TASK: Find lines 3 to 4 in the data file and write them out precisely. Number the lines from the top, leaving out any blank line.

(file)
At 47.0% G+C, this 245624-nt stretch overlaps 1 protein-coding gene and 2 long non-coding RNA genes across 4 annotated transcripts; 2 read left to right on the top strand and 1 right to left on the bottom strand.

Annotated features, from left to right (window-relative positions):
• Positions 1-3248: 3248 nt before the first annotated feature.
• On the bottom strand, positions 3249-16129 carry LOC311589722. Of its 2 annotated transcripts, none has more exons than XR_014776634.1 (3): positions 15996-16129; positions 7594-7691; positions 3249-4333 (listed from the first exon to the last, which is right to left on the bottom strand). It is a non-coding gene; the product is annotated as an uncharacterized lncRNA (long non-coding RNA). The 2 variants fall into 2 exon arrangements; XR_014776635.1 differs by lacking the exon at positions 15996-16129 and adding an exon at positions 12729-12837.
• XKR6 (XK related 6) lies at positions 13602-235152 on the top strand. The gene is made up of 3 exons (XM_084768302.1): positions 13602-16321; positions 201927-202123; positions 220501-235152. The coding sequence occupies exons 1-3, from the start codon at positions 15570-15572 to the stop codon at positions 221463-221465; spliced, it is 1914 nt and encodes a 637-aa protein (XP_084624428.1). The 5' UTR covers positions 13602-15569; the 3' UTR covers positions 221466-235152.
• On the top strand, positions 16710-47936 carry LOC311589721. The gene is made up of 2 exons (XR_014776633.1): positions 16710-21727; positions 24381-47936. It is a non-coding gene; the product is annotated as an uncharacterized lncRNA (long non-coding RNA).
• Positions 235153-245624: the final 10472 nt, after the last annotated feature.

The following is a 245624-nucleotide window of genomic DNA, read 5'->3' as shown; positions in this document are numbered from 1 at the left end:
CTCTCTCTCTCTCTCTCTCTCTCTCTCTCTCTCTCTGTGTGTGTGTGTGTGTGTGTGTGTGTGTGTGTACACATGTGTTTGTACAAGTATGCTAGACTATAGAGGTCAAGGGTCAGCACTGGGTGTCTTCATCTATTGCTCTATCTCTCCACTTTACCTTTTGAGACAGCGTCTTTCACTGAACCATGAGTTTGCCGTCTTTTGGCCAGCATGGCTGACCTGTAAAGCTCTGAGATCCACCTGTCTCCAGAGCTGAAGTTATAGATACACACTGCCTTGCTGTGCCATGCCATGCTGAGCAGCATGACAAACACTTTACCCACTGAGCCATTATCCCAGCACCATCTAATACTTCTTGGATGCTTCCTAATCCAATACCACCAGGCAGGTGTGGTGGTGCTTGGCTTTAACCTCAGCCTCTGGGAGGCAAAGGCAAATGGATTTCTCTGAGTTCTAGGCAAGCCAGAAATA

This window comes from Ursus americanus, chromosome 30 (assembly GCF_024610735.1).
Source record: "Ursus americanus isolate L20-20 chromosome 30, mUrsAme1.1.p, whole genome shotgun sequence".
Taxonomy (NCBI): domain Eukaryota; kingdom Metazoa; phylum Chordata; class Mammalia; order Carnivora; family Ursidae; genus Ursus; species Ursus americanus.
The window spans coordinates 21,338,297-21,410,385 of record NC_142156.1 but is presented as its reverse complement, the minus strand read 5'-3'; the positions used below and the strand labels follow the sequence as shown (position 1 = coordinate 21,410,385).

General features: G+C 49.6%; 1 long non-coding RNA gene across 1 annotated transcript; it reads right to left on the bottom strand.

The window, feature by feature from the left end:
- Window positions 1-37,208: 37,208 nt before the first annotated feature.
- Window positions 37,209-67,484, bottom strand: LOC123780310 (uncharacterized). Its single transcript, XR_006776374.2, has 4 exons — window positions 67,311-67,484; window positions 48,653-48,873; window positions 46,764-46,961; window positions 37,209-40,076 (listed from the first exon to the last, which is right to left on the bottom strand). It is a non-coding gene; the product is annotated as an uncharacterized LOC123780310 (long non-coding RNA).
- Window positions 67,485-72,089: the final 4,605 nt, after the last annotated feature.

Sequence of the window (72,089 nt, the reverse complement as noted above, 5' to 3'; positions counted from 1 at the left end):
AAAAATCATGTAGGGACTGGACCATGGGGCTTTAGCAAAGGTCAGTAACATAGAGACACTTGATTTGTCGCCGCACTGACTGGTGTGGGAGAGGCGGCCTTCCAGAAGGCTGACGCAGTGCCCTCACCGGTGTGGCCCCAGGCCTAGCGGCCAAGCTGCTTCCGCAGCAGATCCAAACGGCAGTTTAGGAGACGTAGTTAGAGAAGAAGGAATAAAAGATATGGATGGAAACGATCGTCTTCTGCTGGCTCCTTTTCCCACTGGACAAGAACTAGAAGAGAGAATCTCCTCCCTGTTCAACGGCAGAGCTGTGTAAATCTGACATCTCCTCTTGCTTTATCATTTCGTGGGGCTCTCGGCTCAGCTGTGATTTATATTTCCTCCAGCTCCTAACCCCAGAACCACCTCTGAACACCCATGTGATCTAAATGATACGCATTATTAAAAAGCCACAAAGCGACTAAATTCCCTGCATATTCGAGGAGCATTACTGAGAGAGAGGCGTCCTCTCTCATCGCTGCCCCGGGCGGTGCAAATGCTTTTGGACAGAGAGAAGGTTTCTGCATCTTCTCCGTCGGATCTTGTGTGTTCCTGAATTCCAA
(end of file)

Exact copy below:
• Positions 1-3248: 3248 nt before the first annotated feature.
• On the bottom strand, positions 3249-16129 carry LOC311589722. Of its 2 annotated transcripts, none has more exons than XR_014776634.1 (3): positions 15996-16129; positions 7594-7691; positions 3249-4333 (listed from the first exon to the last, which is right to left on the bottom strand). It is a non-coding gene; the product is annotated as an uncharacterized lncRNA (long non-coding RNA). The 2 variants fall into 2 exon arrangements; XR_014776635.1 differs by lacking the exon at positions 15996-16129 and adding an exon at positions 12729-12837.